Amy McIntosh is the managing editor of Storm Water Solutions. McIntosh can be reached at [email protected]
Oct 05, 2016

Taking Ownership

Earlier this week, NPR reported on the one-year anniversary of floods that caused destruction across much of South Carolina. Today, some of the roads and dams damaged or destroyed by the flood have not been repaired, leaving some to wonder who is responsible.

The roads cannot be fixed until the dams beneath them are rebuilt. Private citizens own many of the state’s 2,500 dams, and the owners must decide whether to rebuild or abandon them. Many owners have opted not to fix the dams, and in some instances residents have filed lawsuits against the dam owners. But the cost of repairing the dams may be too high for some.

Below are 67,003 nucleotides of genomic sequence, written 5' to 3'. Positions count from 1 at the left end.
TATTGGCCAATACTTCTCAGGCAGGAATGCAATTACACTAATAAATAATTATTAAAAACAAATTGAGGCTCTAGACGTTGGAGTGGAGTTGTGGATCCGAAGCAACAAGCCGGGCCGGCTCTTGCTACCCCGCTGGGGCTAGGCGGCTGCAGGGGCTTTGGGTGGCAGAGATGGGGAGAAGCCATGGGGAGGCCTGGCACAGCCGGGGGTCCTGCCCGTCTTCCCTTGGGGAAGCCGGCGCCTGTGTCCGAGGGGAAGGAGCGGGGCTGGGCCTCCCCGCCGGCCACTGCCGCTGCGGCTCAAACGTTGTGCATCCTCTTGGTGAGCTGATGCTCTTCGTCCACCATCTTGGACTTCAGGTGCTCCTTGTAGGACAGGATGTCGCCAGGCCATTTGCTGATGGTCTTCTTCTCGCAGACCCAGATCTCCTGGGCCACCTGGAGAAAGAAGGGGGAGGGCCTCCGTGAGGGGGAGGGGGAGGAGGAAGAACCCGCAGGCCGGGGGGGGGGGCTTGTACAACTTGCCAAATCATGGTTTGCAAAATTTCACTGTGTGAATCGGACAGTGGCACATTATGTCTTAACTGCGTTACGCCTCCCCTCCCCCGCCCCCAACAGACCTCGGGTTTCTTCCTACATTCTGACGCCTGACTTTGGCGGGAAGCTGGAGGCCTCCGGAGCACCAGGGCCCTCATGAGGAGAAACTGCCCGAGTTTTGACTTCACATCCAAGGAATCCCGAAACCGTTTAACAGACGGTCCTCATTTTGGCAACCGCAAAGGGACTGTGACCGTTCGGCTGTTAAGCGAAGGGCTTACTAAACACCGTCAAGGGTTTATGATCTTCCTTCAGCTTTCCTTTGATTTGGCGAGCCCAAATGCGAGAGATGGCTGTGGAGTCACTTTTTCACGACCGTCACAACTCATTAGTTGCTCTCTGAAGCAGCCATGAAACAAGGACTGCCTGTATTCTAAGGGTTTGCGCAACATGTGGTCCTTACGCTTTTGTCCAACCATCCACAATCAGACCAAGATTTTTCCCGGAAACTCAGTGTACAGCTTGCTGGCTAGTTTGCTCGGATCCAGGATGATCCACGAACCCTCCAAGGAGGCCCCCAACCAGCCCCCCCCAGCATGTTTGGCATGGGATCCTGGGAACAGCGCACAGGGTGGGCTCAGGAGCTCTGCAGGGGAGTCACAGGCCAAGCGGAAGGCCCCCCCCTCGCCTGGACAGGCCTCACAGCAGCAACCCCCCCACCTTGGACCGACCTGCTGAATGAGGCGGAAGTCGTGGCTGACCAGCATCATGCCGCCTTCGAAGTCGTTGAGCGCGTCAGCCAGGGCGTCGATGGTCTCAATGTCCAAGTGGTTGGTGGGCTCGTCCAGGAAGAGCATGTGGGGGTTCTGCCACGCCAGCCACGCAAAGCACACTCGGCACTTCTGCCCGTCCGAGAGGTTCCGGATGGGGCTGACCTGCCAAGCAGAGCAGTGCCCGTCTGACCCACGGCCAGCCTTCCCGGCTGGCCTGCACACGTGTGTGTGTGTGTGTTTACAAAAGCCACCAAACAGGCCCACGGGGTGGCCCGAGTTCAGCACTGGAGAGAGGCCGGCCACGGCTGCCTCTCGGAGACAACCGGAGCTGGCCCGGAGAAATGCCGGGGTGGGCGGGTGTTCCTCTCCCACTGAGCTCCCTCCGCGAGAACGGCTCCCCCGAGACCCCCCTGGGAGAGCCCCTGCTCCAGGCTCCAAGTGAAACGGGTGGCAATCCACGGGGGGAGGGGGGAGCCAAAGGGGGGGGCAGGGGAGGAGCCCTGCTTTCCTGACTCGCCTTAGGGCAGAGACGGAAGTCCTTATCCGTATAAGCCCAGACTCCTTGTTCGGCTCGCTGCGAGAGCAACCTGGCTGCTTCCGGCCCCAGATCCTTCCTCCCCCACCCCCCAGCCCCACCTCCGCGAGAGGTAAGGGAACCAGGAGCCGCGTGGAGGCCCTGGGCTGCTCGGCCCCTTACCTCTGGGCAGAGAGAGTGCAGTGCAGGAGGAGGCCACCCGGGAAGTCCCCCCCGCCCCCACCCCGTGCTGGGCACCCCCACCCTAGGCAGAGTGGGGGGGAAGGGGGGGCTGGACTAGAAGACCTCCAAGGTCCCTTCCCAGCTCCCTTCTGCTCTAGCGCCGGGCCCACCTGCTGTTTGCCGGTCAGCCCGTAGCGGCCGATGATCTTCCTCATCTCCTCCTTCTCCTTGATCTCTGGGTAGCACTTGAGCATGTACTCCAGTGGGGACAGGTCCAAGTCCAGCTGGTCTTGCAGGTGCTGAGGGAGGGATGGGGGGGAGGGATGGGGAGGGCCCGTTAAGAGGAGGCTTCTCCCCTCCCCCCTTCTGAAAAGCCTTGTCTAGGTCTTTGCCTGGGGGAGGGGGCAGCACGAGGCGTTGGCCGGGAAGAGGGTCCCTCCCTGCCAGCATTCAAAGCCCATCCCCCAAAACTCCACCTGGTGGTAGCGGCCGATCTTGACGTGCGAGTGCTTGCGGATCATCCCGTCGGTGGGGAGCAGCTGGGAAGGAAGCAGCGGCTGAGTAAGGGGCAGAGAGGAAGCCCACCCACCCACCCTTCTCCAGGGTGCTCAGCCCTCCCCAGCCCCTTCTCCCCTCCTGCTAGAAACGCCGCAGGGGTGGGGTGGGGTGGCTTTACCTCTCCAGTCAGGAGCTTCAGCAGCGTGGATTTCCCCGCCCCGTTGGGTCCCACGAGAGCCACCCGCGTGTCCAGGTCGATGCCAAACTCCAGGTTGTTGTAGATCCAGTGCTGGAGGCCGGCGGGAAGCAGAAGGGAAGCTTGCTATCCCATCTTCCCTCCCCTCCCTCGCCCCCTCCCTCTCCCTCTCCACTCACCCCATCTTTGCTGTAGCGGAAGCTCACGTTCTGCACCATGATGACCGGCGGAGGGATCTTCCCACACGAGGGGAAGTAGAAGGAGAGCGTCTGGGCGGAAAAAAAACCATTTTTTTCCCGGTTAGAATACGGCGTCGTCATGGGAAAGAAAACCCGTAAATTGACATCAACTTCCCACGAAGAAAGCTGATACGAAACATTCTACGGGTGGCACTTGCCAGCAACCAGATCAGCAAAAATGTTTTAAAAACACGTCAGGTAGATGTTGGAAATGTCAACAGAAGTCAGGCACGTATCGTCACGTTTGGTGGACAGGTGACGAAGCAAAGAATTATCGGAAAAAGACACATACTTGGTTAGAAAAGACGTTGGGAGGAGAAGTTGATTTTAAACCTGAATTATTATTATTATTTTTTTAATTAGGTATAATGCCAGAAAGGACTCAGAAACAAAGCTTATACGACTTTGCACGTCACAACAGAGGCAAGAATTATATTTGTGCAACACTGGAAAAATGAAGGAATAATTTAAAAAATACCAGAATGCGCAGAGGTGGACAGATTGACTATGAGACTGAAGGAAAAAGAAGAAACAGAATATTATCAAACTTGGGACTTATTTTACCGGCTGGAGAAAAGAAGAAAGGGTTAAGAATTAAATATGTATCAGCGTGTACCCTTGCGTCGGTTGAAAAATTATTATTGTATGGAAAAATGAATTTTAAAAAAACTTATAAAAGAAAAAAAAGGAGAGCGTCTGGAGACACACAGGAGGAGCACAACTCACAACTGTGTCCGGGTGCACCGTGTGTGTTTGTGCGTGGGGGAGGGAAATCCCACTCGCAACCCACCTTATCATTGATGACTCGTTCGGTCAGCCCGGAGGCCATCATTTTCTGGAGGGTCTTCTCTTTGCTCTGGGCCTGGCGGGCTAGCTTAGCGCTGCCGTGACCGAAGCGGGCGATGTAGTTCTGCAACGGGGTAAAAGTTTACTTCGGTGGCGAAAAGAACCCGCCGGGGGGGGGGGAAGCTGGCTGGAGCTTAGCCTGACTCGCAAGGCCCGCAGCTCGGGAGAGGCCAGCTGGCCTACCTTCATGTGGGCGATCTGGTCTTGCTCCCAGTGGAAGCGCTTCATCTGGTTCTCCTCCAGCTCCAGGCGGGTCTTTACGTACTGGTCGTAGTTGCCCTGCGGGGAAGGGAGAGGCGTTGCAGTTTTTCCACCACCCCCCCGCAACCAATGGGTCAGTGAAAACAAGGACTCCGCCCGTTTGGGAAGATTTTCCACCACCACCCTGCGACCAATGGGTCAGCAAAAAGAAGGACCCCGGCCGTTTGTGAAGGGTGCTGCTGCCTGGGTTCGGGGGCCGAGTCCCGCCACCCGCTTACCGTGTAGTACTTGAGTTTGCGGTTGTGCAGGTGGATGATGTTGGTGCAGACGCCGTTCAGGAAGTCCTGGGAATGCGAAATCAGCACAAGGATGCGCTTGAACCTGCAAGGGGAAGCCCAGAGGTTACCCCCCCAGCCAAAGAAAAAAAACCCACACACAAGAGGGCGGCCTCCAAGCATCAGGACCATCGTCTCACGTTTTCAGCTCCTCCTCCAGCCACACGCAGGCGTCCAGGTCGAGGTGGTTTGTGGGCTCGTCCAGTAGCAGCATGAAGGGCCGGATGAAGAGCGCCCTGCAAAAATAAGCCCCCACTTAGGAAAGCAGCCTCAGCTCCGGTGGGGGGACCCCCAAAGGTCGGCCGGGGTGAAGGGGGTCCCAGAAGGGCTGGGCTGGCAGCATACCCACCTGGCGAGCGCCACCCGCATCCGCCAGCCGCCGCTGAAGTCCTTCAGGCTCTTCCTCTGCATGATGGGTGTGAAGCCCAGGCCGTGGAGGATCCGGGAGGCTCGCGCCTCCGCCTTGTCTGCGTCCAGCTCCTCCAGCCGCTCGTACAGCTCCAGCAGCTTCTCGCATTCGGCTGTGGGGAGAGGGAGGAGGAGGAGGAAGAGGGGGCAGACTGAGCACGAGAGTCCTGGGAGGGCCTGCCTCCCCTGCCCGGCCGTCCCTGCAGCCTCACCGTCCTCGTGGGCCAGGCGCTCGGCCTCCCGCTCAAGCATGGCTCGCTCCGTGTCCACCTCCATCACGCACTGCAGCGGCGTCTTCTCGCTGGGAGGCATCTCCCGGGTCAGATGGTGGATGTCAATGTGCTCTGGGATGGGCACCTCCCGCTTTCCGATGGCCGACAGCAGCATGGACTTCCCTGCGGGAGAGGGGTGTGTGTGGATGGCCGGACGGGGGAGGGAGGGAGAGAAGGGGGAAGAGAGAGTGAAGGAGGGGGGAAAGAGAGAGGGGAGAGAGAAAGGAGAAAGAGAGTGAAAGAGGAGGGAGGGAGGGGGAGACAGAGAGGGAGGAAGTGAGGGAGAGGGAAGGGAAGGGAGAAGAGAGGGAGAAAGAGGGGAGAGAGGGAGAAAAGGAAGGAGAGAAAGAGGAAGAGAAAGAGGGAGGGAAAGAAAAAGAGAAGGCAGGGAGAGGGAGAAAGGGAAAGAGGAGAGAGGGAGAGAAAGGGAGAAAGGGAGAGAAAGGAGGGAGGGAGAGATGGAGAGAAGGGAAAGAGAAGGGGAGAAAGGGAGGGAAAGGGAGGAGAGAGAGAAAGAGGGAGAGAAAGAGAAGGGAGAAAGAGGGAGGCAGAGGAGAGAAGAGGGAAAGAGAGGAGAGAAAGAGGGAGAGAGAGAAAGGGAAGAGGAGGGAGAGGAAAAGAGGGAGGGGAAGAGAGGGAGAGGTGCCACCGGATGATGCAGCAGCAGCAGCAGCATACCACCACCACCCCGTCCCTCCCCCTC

A national program for funding dam repairs does not exist, and according to the Association of State Dam Safety Officials website, “South Carolina does not have a funding program to assist dam owners with repair, abandonment, or removal of dams.” Repairs can cost upwards of $100,000, money many private citizens do not have readily available. This result: a year of closed roads scattered throughout the state and drivers continuing to search for alternate routes to their destinations. 

Do you think the state should help dam owners pay for repairs in order to further reconstruction efforts? How is dam ownership handled in your state? Let us know in the comments or at [email protected].

expand_less